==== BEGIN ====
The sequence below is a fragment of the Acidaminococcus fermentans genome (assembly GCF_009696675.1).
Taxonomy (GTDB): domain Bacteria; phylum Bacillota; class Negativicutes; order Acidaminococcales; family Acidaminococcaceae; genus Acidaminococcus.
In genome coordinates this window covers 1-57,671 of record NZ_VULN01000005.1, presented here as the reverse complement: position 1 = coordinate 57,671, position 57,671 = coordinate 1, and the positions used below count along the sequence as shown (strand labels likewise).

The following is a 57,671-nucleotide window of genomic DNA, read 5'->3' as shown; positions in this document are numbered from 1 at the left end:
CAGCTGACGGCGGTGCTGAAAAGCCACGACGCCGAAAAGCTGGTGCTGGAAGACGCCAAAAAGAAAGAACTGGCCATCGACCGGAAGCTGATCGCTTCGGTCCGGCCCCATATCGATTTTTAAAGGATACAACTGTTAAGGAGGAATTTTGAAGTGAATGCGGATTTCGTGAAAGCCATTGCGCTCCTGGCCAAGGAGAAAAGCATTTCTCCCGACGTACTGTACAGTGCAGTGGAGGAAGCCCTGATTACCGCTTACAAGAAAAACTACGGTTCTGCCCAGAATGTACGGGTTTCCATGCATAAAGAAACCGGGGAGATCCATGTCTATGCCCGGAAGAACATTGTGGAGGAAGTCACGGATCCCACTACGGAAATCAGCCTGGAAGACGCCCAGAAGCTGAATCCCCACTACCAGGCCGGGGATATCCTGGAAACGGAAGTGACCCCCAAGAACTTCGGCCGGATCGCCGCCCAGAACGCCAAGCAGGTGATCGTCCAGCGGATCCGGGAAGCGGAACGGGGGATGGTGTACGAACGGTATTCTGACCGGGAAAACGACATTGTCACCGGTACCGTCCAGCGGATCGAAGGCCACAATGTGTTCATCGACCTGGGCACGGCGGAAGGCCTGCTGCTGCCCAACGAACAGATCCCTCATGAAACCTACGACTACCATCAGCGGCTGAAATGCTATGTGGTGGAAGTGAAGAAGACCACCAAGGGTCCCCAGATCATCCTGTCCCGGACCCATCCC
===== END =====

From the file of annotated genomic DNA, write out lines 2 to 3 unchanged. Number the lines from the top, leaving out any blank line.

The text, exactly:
Taxonomy (GTDB): domain Bacteria; phylum Bacillota; class Negativicutes; order Acidaminococcales; family Acidaminococcaceae; genus Acidaminococcus.
In genome coordinates this window covers 1-57,671 of record NZ_VULN01000005.1, presented here as the reverse complement: position 1 = coordinate 57,671, position 57,671 = coordinate 1, and the positions used below count along the sequence as shown (strand labels likewise).